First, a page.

Poetic jour­ney across porce­lain ter­rain

The Weekend Australian - Review - - Books -

Ed­mund de Waal first threw a pot when he was five, tag­ging along to evening classes at an art school with his fa­ther and older broth­ers. The fol­low­ing week he had a choice of colours, first to dip it into and then to paint it with. He chose a pure white glaze and left it un­dec­o­rated. Even then, his as­pi­ra­tion was meta­phys­i­cal, though he may not have been able to put it into words.

He can now, and how. As he writes in his new book, The White Road: A Pil­grim­age of Sorts, it was, “the first pot of tens of thou­sands of pots, forty-plus years of sit­ting, slightly hunched with a mov­ing wheel and a mov­ing piece of clay try­ing to still a small part of the world, make an in­side space”.

When he was 17, de Waal found porce­lain and his tra­jec­tory was set. He had ap­pren­ticed him­self to Ge­of­frey Whit­ing, a stu­dent of the Bri­tish ce­ram­i­cist and aes­thetic ide­o­logue Bernard Leach, and was spend­ing a sum­mer study­ing in Ja­pan. He vis­ited a fa­mous artist there. “The artist’s wife opened the pa­per screen with a sound like a sigh, bring­ing tea in porce­lain cups and white bean-curd cakes,” he writes.

The artist gave him a piece of the clay to han­dle. He doesn’t com­ment fur­ther, but the pil- grim­age of the sub­ti­tle, through space and time, is a quest for un­der­stand­ing of what­ever it was that mo­ment meant.

De Waal’s first book, The Hare with Am­ber Eyes (2010), was an eye-opener and a best­seller. Who knew this lead­ing ce­ramic artist was the de­scen­dant of such a grand and wealthy fam­ily? Who knew their re­mark­able story? Who knew this artist would be such a won­der­ful writer?

He reprises his au­to­bi­og­ra­phy only in fleet­ing scene-set­ting snatches in the new book. “I think my child­hood was quite odd, choppy with priests, Gestalt ther­a­pists, ac­tors, pot­ters, abbesses, writ­ers, the lost, the home­less and fam­ily-hun­gry, God-dam­aged pil­grims,” he writes. And: “My par­ents were proud of their open door. The Pope came. Princess Diana came. Peo­ple came for meals, for weeks, for months.”

He came from an up­per-class bo­hemian mi­lieu and the dis­so­nances echo through the book: the ten­ta­tive­ness and the self-as­sur­ance, the ease and the rest­less­ness, the rad­i­cal out­look on life and the niceties of in­ter­per­sonal in­ter­ac­tions. There’s no men­tion of any­one in his fam­ily hav­ing a prob­lem with him chuck­ing school to be­come a pot­ter.

In porce­lain, he found the proper medium for his ob­ses­sion with the colour — or non-colour, or all-colour — white. “I’ve read MobyDick,” he writes. “So I know the dan­gers of white … the pull to to­wards some­thing so pure, so to­tal in its im­mer­sive pos­si­bil­ity that you are trans­fig­ured, changed, feel you can start again.”

Porce­lain is made of two sub­stances. One is petuntse, or porce­lain stone, which, De Waal says pro­vides the flesh, the translu­cency and the hard­ness of body. The other is kaolin, or porce­lain clay, which is named for Kao-ling, the moun­tain near Jingdezhen that has been a source of it for a mil­len­nium. Kaolin, he says, is the bones of porce­lain. The two ma­te­ri­als are fused at su­per-high tem­per­a­tures to give the vit­re­ous sub­stance we know.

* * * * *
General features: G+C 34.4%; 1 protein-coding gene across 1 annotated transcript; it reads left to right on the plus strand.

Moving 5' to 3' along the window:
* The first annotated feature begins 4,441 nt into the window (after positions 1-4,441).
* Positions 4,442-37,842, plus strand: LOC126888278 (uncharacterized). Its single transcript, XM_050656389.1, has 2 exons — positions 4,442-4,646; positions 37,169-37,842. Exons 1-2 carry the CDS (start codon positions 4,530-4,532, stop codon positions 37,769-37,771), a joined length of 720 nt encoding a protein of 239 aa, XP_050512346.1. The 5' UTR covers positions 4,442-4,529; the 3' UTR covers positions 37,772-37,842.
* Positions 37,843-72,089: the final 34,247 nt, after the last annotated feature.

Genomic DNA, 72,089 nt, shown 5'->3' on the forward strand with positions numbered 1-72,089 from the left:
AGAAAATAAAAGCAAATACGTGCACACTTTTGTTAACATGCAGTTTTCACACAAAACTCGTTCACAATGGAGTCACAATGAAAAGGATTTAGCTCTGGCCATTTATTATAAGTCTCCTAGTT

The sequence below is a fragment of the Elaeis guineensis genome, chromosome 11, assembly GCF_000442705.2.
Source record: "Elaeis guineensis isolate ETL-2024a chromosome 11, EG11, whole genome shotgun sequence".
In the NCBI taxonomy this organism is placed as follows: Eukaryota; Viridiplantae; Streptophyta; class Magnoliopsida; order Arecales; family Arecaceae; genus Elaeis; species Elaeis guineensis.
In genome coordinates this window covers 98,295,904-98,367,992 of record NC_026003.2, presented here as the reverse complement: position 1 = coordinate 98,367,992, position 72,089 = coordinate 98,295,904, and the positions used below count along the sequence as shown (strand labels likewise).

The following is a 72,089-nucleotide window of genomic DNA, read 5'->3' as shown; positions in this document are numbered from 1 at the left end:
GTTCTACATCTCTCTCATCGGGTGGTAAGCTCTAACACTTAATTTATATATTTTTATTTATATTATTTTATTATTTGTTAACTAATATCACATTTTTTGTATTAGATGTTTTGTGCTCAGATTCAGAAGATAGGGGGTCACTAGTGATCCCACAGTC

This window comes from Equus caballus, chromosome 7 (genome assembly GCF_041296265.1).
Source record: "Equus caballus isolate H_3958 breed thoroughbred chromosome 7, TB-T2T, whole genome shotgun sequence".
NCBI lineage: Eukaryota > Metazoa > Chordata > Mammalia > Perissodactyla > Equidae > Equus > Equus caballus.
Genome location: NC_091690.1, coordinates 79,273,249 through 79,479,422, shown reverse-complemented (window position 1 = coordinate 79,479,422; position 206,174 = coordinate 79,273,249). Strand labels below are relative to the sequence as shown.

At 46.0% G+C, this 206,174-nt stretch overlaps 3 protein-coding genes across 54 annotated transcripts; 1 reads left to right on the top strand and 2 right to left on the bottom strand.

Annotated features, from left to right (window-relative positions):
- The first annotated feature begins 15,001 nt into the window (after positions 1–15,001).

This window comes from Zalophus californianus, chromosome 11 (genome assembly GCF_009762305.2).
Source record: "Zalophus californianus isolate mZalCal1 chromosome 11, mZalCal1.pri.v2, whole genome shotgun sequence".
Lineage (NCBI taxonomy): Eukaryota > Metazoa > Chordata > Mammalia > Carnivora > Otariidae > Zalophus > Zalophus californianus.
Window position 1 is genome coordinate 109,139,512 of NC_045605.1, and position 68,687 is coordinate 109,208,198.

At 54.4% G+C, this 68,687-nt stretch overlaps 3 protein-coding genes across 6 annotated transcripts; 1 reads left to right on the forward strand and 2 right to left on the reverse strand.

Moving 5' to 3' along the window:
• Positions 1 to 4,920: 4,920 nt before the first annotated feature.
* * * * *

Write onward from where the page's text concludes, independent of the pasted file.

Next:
Af­ter Marco Polo’s voy­ages to China, the tech­nique of this beau­ti­ful ma­te­rial’s man­u­fac­ture was a se­cret pur­sued with al­most as much fer­vour as the quest for the philoso­pher’s stone. Build­ing a kiln ad­e­quate to the 1300° re­quired was a quest in it­self. De Waal sets out to visit the three key cities in which porce­lain was “in­vented, or rein­vented, three white hills in China and Ger­many and Eng­land”. His re­searches take him even fur­ther, to the Ver­sailles of Louis Qu­a­torze, to the tribal lands of the Cherokee In­di­ans, to Dublin and be­yond, dis­cov­er­ing the mar­vels, and the ter­ri­ble ex­ploita­tions, that flesh out his story.

Louis XIV’s court, for ex­am­ple, was ob­sessed with dis­cov­er­ing what ex­actly was the porce­lain that was mak­ing its way to Europe. French Je­suits re­turned from ex­pe­di­tions to China with such ob­jects as well as amaz­ing sto­ries. Books and con­ver­sa­tions about China abounded. Even the philoso­pher Leib­niz wrote about this fab­u­lous place.

If the Sun King and the Kangxi em­peror came to un­der­stand and re­spect each other, then France would be blessed with knowl­edge of the se­crets of China: “they are mer­can­tile and they are very prac­ti­cal and they in­clude the glo­ri­ous se­cret of how to make porce­lain”. In re­turn, China would “see the light of Christ”. From a 1689 in­ven­tory, we know the rooms of the dauphin were stocked with 381 pieces of Chi­nese porce­lain.

Ehren­fried Walther von Tschirn­haus, who came to de Waal as well as to the metropoles of Europe rec­om­mended by both Leib­niz and Spinoza, en­ters the story from another di­rec­tion, that of science. He be­gan to experiment with porce­lain in Dres­den, while in the em­ploy of the elec­tor of Sax­ony. Us­ing his fa­mous burn­ing lenses, he ex­per­i­mented with Dutch Delft­ware and Chi­nese porce­lain, melt­ing them to dis­cover their prop­er­ties. Even­tu­ally, co-opt­ing a tech­nique from a 19-year-old apothe­cary’s as­sis­tant who claimed an al­chemic break­through, Tschirn­haus suc­ceeded on Oc­to­ber 11, 1708. Europe could make porce­lain. Two days later, Tschirn­haus died.

The story me­an­ders on, end­ing with a re­sumé of the Nazi era: in Dachau con­cen­tra­tion camp, un­der Hein­rich Himm­ler’s SS, pris­on­ers manned a porce­lain fac­tory. Here The White Road hooks up with The Hare with Am­ber Eyes, giv­ing away another topic of burn­ing in­ter­est to de Waal: the fate of Europe’s Jews in the 20th cen­tury.

The book is im­mer­sive and slightly hal­luci-

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